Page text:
Advertisement
  1. Sports
  2. /
  3. USF Bulls

Goodbye, Civil ConFLiCT. And good riddance.

Matt Baker takes his tongue out of his cheek long enough to give UCF-UConn the sincere farewell it deserves.
UConn players, including cornerback Jhavon Williams (6) and offensive lineman Tyler Samra (60) celebrate as they hold up a rivalry trophy named by the team as the Conflict trophy after defeating UCF 40-13 on Oct. 10, 2015. [JOHN RAOUX | AP]
Published Sep. 26

UConn’s trip to No. 22 UCF on Saturday will be the end of an era.

It’s the final Civil ConFLiCT.

Although the Huskies and Knights have discussed future meetings after UConn leaves the AAC, it just won’t be the same. The Civil ConFLiCT as we know it —a heated rivalry with a rich tradition and renowned trophy — will soon be over.

RELATED: Why Florida Gators-Towson matters more than you think

As this storied series prepares to meet its tragic end at Spectrum Stadium, allow me to take my tongue out of my cheek long enough to deliver the sincere farewell it deserves.

Goodbye, Civil ConFLiCT.

And good riddance.

The ridiculous “rivalry” did nothing besides highlight the cluelessness of the adults who run college sports.

It’s easy to focus on nonsensical name or the cheap-looking trophy that looked like something you’d buy at a strip mall for your fantasy football league. But college football is full of ridiculous trinkets, from turnover chains (Miami) to a bronze cornstalk (given to the winner of Ball State-Northern Illinois). UCF doesn’t have a problem hoisting a sign for a gridlocked interstate because it represents a real gridiron rivalry with USF.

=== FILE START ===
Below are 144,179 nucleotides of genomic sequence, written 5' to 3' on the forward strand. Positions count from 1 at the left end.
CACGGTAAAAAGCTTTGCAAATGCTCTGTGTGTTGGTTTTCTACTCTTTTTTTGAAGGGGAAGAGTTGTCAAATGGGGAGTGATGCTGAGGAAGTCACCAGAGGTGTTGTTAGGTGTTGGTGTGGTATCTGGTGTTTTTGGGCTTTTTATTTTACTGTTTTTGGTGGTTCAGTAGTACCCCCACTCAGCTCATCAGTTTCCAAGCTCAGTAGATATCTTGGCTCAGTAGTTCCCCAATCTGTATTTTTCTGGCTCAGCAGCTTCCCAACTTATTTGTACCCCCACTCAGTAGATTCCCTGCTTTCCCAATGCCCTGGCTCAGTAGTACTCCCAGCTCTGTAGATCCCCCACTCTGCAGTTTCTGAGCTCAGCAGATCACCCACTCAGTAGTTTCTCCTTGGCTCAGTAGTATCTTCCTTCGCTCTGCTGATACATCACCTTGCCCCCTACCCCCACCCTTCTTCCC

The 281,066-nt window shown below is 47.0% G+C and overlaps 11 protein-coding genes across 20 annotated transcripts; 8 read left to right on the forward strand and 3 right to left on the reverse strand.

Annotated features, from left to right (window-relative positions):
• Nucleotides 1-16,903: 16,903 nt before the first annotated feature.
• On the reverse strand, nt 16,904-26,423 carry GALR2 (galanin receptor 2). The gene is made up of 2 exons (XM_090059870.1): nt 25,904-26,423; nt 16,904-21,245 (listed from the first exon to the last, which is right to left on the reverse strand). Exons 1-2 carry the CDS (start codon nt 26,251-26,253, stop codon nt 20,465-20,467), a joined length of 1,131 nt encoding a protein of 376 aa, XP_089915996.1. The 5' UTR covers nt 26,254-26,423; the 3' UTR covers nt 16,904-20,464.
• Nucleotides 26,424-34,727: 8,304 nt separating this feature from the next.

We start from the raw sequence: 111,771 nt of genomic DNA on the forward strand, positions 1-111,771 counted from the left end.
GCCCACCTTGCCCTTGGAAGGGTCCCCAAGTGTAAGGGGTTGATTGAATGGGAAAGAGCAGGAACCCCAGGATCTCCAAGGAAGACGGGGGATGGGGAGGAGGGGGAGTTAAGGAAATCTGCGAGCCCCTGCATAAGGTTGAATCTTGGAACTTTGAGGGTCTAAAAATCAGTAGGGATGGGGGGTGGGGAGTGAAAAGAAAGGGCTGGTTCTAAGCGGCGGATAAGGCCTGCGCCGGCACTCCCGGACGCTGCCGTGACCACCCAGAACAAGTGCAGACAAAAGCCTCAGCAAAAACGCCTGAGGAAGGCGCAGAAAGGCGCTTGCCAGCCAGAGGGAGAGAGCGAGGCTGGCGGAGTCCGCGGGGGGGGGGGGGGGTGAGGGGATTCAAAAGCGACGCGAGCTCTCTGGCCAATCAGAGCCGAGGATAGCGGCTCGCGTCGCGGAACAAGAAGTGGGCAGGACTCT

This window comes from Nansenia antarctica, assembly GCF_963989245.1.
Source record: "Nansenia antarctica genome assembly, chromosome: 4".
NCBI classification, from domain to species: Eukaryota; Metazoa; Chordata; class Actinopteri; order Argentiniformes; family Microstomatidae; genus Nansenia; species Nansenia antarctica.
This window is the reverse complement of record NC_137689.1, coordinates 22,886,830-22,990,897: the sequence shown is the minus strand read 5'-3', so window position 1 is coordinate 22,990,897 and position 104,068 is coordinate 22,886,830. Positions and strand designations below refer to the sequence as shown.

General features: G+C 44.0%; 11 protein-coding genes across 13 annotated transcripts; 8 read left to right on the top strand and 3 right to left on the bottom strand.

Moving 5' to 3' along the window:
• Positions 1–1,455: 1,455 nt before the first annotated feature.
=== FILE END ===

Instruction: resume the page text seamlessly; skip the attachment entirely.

The UCF Knights celebrate at the goal post at the conclusion of the Nov. 24, 2017, win over USF. [DOUGLAS R. CLIFFORD | Tampa Bay Times]

So the Civil ConFLiCT’s generic award was an understandable punchline, but it wasn’t the problem. The problem was the fact that UConn seemed to think inventing a trophy and dubbing a game a rivalry would speak it into existence. That’s not how college sports work.

Rivalries don’t start in administrative offices. They start organically, between nearby schools with bitter histories.

Consider the story of another quirky trophy: the little brown jug.

According to Michigan’s library, coach Fielding Yost had a “moment of paranoia” when he arrived at Minnesota in 1903. Fearing Michigan’s water supply could be subject to “shenanigans or tampering by their rivals,” Yost asked a student manager to buy a five-gallon jug. Thirty cents later, a trophy was born —so one team could protect itself from being poisoned by another.

That’s a rivalry.

Even without the paranoia and poison, UConn-UCF was never going to match that kind of intensity. They have no history, and their fans are too far apart.

Florida-Florida State is intense because of their decades of tradition and the fact that Gators and Seminoles fans live in the same neighborhood and shop at the same Publix. The winner can brag for the next 364 days. The only time UCF and UConn alumni intersect is when a Huskies fan visits Epcot.

If all of this sounds obvious, it should. But too often, the sport’s powers-that-be either don’t get it or don’t care.

The last decade of conference realignment has killed or weakened some of college sports’ greatest rivalries: Texas-Texas A&M. Kansas-Missouri. Pitt-West Virginia.

Attempts to replace them have largely failed. LSU-A&M is fine, but it isn’t the same as the Longhorns-Aggies. Although those teams haven’t met in eight years, Texas still scoops Bevo’s manure into a maroon bucket adorned with the logo for A&M.

Eight years from now, UConn and UCF won’t even be thinking about each other, much less scorning each other. The Civil ConFLiCT will be little more than a brief entry on Wikipedia and some recycled jokes on Reddit.

But there’s a chance the demise of the dumbest rivalry in college sports history leaves a meaningful, lasting legacy.